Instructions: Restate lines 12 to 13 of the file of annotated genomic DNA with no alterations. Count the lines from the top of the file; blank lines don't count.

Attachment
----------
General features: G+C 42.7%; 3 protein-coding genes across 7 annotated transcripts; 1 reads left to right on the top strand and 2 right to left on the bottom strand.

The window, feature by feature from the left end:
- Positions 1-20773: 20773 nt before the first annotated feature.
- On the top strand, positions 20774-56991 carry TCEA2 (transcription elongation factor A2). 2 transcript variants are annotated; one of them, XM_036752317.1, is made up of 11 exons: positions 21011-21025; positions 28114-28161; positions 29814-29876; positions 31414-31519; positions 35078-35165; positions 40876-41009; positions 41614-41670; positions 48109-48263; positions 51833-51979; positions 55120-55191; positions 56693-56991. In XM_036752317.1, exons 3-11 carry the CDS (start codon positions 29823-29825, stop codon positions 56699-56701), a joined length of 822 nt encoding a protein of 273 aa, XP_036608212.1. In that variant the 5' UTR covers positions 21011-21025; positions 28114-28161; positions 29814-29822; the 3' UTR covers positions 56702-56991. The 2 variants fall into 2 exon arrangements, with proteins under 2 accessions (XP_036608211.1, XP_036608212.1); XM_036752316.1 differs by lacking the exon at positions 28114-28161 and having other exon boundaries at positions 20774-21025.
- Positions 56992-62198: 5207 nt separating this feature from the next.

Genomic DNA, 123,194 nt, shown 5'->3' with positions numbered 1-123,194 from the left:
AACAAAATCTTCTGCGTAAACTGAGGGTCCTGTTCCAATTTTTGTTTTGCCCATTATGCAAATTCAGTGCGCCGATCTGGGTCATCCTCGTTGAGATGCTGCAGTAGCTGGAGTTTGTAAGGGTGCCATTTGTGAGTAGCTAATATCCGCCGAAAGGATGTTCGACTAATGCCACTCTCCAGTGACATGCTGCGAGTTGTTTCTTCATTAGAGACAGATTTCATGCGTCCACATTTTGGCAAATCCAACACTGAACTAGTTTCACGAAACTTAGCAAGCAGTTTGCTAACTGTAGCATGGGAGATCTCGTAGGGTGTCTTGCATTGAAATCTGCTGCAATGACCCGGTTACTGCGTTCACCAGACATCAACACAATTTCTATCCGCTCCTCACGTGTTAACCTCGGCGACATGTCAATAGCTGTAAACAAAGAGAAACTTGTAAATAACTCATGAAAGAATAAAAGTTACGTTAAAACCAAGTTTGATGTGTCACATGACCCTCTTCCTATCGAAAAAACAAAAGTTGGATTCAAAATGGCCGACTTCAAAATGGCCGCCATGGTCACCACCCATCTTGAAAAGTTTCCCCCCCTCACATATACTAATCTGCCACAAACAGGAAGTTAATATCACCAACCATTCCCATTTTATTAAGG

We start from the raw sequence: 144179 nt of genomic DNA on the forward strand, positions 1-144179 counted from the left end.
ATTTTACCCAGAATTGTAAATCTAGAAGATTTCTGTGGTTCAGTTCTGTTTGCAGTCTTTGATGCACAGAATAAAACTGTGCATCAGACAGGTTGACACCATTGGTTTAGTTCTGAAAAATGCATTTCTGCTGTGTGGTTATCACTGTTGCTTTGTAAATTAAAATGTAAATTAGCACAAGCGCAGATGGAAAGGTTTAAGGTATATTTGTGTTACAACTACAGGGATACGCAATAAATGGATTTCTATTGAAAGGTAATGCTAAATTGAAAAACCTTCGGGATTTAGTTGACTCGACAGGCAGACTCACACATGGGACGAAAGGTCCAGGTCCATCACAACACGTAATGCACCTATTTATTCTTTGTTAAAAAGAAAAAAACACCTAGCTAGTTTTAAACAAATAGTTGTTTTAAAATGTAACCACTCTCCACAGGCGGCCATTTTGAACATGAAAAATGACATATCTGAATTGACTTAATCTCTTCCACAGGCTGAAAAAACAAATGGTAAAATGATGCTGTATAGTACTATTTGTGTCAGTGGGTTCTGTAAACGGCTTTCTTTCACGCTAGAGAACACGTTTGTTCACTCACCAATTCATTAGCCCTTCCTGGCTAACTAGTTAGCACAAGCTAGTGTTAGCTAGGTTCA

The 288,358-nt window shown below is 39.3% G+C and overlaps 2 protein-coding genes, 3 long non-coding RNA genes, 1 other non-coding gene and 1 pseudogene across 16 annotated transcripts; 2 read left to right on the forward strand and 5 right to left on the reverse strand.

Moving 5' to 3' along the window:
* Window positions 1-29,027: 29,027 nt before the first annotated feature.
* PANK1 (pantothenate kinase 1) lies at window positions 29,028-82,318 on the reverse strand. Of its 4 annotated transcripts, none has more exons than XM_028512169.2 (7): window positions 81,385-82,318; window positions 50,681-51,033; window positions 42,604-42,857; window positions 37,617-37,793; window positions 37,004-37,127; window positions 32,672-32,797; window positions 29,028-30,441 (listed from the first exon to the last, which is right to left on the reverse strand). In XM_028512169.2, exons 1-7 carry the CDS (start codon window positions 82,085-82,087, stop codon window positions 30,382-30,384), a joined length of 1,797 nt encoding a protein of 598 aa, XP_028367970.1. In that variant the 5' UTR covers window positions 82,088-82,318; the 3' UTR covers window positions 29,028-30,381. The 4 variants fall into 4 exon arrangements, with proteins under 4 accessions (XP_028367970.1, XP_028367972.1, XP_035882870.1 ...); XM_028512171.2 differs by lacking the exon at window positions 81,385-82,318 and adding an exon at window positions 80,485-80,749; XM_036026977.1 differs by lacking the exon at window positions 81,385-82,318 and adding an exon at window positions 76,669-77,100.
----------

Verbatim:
* Window positions 1-29,027: 29,027 nt before the first annotated feature.
* PANK1 (pantothenate kinase 1) lies at window positions 29,028-82,318 on the reverse strand. Of its 4 annotated transcripts, none has more exons than XM_028512169.2 (7): window positions 81,385-82,318; window positions 50,681-51,033; window positions 42,604-42,857; window positions 37,617-37,793; window positions 37,004-37,127; window positions 32,672-32,797; window positions 29,028-30,441 (listed from the first exon to the last, which is right to left on the reverse strand). In XM_028512169.2, exons 1-7 carry the CDS (start codon window positions 82,085-82,087, stop codon window positions 30,382-30,384), a joined length of 1,797 nt encoding a protein of 598 aa, XP_028367970.1. In that variant the 5' UTR covers window positions 82,088-82,318; the 3' UTR covers window positions 29,028-30,381. The 4 variants fall into 4 exon arrangements, with proteins under 4 accessions (XP_028367970.1, XP_028367972.1, XP_035882870.1 ...); XM_028512171.2 differs by lacking the exon at window positions 81,385-82,318 and adding an exon at window positions 80,485-80,749; XM_036026977.1 differs by lacking the exon at window positions 81,385-82,318 and adding an exon at window positions 76,669-77,100.